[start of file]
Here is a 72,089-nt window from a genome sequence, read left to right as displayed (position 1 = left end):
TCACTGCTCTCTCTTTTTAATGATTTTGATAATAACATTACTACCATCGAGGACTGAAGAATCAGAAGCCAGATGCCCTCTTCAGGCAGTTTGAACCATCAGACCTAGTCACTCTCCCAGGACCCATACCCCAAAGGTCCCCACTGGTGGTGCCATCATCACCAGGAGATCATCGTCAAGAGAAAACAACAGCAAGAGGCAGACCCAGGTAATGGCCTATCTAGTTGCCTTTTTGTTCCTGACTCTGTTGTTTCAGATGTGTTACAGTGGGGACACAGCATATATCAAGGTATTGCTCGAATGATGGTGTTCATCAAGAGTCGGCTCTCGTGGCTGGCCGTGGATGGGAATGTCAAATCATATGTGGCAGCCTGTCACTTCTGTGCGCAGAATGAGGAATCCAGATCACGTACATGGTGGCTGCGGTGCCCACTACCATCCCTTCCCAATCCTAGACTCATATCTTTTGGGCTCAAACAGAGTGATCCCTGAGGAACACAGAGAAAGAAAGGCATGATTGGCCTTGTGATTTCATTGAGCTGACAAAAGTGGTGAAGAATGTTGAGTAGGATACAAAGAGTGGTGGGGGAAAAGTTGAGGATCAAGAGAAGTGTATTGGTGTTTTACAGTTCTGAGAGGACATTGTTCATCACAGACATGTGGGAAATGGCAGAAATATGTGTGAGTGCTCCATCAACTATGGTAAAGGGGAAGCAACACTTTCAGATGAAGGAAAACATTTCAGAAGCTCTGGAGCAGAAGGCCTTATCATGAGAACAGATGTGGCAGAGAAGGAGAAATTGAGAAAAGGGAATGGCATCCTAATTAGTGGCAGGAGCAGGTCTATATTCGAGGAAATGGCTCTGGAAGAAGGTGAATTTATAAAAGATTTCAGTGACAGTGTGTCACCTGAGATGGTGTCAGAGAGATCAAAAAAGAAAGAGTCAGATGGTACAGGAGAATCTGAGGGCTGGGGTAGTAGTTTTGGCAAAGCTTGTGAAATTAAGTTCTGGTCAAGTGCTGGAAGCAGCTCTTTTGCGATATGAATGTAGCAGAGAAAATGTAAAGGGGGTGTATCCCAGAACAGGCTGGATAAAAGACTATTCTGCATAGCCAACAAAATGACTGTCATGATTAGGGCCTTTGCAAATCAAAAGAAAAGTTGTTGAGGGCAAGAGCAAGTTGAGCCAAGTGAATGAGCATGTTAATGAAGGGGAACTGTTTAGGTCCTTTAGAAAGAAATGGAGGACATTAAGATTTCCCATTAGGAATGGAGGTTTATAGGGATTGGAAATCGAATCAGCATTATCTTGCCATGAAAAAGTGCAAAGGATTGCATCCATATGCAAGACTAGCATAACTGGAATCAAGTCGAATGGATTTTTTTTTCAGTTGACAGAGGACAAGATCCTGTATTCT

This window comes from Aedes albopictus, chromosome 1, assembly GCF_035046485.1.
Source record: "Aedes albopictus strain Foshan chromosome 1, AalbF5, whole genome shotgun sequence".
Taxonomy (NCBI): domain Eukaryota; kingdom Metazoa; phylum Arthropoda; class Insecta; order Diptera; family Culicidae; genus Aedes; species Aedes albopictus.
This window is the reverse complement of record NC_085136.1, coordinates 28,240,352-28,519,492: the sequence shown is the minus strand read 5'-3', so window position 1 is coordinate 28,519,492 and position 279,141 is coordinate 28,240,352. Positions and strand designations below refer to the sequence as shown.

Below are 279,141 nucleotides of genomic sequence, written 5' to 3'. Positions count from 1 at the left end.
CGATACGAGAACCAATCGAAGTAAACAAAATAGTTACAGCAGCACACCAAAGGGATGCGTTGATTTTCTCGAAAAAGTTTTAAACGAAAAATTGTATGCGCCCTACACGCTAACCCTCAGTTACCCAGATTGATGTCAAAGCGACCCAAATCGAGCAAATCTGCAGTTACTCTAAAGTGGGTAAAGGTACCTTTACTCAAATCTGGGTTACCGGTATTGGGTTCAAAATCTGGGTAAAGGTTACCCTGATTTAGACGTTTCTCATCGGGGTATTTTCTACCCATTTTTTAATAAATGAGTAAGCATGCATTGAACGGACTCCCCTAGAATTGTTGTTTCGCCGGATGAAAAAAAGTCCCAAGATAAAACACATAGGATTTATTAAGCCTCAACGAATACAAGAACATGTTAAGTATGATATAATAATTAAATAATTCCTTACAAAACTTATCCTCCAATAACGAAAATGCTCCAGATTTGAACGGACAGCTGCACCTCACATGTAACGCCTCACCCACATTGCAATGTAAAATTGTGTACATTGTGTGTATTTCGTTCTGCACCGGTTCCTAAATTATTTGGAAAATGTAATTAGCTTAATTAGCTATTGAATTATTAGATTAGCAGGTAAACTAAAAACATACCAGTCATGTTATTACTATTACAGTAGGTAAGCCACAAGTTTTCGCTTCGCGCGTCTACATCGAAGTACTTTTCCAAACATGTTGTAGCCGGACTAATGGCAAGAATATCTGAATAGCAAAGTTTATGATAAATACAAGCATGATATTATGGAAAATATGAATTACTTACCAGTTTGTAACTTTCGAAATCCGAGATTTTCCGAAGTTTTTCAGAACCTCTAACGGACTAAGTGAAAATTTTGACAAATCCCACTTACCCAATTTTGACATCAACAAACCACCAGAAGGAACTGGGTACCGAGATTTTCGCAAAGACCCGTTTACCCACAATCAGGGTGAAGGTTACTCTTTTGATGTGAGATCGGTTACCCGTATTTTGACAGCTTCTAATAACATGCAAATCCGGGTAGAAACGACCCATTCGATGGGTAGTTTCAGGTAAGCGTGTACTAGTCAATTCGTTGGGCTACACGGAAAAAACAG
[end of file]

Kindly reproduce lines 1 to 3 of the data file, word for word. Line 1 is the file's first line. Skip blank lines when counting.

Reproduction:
Here is a 72,089-nt window from a genome sequence, read left to right as displayed (position 1 = left end):
TCACTGCTCTCTCTTTTTAATGATTTTGATAATAACATTACTACCATCGAGGACTGAAGAATCAGAAGCCAGATGCCCTCTTCAGGCAGTTTGAACCATCAGACCTAGTCACTCTCCCAGGACCCATACCCCAAAGGTCCCCACTGGTGGTGCCATCATCACCAGGAGATCATCGTCAAGAGAAAACAACAGCAAGAGGCAGACCCAGGTAATGGCCTATCTAGTTGCCTTTTTGTTCCTGACTCTGTTGTTTCAGATGTGTTACAGTGGGGACACAGCATATATCAAGGTATTGCTCGAATGATGGTGTTCATCAAGAGTCGGCTCTCGTGGCTGGCCGTGGATGGGAATGTCAAATCATATGTGGCAGCCTGTCACTTCTGTGCGCAGAATGAGGAATCCAGATCACGTACATGGTGGCTGCGGTGCCCACTACCATCCCTTCCCAATCCTAGACTCATATCTTTTGGGCTCAAACAGAGTGATCCCTGAGGAACACAGAGAAAGAAAGGCATGATTGGCCTTGTGATTTCATTGAGCTGACAAAAGTGGTGAAGAATGTTGAGTAGGATACAAAGAGTGGTGGGGGAAAAGTTGAGGATCAAGAGAAGTGTATTGGTGTTTTACAGTTCTGAGAGGACATTGTTCATCACAGACATGTGGGAAATGGCAGAAATATGTGTGAGTGCTCCATCAACTATGGTAAAGGGGAAGCAACACTTTCAGATGAAGGAAAACATTTCAGAAGCTCTGGAGCAGAAGGCCTTATCATGAGAACAGATGTGGCAGAGAAGGAGAAATTGAGAAAAGGGAATGGCATCCTAATTAGTGGCAGGAGCAGGTCTATATTCGAGGAAATGGCTCTGGAAGAAGGTGAATTTATAAAAGATTTCAGTGACAGTGTGTCACCTGAGATGGTGTCAGAGAGATCAAAAAAGAAAGAGTCAGATGGTACAGGAGAATCTGAGGGCTGGGGTAGTAGTTTTGGCAAAGCTTGTGAAATTAAGTTCTGGTCAAGTGCTGGAAGCAGCTCTTTTGCGATATGAATGTAGCAGAGAAAATGTAAAGGGGGTGTATCCCAGAACAGGCTGGATAAAAGACTATTCTGCATAGCCAACAAAATGACTGTCATGATTAGGGCCTTTGCAAATCAAAAGAAAAGTTGTTGAGGGCAAGAGCAAGTTGAGCCAAGTGAATGAGCATGTTAATGAAGGGGAACTGTTTAGGTCCTTTAGAAAGAAATGGAGGACATTAAGATTTCCCATTAGGAATGGAGGTTTATAGGGATTGGAAATCGAATCAGCATTATCTTGCCATGAAAAAGTGCAAAGGATTGCATCCATATGCAAGACTAGCATAACTGGAATCAAGTCGAATGGATTTTTTTTTCAGTTGACAGAGGACAAGATCCTGTATTCT

This window comes from Aedes albopictus, chromosome 1, assembly GCF_035046485.1.